Purchases as context model (Ch. 4)

Explains the inconsistencies within consumer behaviour at the purchase stage. The model explains the worth and benefits of making sustainable consumption choices.

1. Degree of compromise → purchasing a more sustainable product can mean sacrifices.

2. Degree of confidence → how sure the consumer is that the product addresses a genuine sustainability issue.

Purchases as context (Ch. 4)

Other characteristics of different types of social and ecological concerns in purchase/ consumption

- Value (low value = dispose, high value = resold)
- Frequency (purchases vary in frequency

- Visibility (Socially visible to other people )

- Complexity: (seek out and analyse information )
- For self or for others (Gift or not?)
- Necessity or indulgence (Everyday necessities more consideration)

Circumstance as context (Ch. 4)

Some of the inconsistencies between consumer attitudes and behaviours and across different types of consumption behaviours reflect circumstantial factors that consumers face.

Lifestyle as context (Ch. 4)

The overall lifestyle and the collective impacts of all the consumption activities of a household that determine the overall sustainability of its occupants. (e.g. living on your own and living in a shared household).

Who is the sustainable consumer?

(Ch. 4)

It is difficult to pin people down as sustainable consumers when their willingness and ability to engage in sustainability-oriented consumer behaviour clearly varies between consumption categories, context and process stages.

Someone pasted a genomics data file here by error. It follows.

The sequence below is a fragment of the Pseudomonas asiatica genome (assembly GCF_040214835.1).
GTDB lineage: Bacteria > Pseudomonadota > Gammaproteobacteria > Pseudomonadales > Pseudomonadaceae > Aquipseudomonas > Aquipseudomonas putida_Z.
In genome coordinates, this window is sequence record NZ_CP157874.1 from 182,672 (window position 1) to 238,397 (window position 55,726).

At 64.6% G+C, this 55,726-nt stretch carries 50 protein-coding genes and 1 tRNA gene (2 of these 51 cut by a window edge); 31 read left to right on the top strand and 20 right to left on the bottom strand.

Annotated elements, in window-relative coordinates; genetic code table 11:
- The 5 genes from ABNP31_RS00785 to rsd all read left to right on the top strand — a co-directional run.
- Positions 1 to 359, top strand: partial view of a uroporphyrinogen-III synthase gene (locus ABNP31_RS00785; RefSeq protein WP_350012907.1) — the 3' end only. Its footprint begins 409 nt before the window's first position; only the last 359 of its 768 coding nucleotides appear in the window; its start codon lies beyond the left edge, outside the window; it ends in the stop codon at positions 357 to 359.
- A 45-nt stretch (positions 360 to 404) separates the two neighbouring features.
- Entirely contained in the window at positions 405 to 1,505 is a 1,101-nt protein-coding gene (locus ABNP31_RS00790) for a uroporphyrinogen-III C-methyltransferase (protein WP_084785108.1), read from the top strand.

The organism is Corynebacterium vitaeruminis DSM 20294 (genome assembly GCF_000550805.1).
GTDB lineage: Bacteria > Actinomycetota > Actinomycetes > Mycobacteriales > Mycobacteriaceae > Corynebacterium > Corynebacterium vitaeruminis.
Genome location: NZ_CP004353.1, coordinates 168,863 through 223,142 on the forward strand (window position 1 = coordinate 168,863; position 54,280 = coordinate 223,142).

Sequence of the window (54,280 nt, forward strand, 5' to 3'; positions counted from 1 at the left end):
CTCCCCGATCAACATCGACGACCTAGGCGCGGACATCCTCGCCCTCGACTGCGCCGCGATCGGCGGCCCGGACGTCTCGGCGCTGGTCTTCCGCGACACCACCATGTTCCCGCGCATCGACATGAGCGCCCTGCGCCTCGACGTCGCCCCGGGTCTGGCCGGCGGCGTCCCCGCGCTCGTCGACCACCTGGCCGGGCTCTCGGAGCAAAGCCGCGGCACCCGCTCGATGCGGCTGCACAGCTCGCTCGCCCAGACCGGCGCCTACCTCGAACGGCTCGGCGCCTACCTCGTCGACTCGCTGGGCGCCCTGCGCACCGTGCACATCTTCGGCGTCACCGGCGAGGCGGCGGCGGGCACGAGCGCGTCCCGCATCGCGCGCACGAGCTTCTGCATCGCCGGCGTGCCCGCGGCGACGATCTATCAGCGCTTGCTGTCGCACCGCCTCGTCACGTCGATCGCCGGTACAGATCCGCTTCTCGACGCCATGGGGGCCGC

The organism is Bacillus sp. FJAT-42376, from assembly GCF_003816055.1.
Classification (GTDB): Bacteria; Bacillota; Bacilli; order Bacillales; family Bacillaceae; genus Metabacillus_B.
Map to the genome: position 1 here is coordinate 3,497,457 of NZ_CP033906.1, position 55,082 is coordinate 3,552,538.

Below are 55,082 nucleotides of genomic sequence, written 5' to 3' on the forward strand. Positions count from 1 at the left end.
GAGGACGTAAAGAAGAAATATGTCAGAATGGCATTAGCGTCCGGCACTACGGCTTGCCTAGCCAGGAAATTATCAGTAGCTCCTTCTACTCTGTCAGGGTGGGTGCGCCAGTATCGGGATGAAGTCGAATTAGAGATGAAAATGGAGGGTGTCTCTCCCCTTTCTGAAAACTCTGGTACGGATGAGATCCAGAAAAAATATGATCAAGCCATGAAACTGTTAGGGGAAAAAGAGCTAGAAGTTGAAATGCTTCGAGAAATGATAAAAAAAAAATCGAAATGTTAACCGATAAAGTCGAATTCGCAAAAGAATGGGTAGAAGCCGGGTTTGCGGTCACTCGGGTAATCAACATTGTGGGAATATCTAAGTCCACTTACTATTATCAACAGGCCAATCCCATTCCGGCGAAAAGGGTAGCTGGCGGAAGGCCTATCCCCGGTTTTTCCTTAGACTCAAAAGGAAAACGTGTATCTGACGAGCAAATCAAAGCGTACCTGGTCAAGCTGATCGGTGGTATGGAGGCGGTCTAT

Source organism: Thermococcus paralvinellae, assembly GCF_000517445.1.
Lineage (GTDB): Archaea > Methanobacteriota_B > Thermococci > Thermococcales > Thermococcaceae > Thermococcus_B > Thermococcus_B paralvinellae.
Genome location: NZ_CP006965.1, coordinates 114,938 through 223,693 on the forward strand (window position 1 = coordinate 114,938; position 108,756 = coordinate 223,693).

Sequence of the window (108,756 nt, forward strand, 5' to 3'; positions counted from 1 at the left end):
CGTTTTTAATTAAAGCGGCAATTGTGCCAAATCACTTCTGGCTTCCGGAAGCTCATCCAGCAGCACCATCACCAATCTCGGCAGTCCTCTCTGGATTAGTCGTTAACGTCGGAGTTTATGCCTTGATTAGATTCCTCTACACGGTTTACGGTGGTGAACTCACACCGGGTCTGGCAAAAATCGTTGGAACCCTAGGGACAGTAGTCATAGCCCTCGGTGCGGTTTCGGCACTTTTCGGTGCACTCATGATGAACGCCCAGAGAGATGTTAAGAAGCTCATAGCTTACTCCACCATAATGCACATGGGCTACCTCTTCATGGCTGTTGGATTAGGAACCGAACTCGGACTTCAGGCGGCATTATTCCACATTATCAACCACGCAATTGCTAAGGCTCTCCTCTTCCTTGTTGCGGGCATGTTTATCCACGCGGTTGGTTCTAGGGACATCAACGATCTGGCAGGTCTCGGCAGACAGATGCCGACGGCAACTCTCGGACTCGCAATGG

Green = Ethical = Sustainable? (Ch. 4)


There has seen a tendency amongst companies to treat consumers motivated by some form of ethical values as a homogeneous group and to assume that the socially concerned and environmentally oriented consumer will be the same person. This is not the case.

For example: Nuclear power represents a technology that tends to split environmentalists. Some sees it as sustainability solution, others as part of the problem.

The attitude-behaviour gap (Ch. 4)

Reflects the fact that environmental knowledge and strongly held pro- environmental values, attitudes and intentions often fail to translate into more sustainable purchases or recycling behaviours.

Consumer scepticism can be one source of this gap, but also habits, financial constraints, old brand loyalties, social norms.

Separating intentions from impacts (Ch. 4)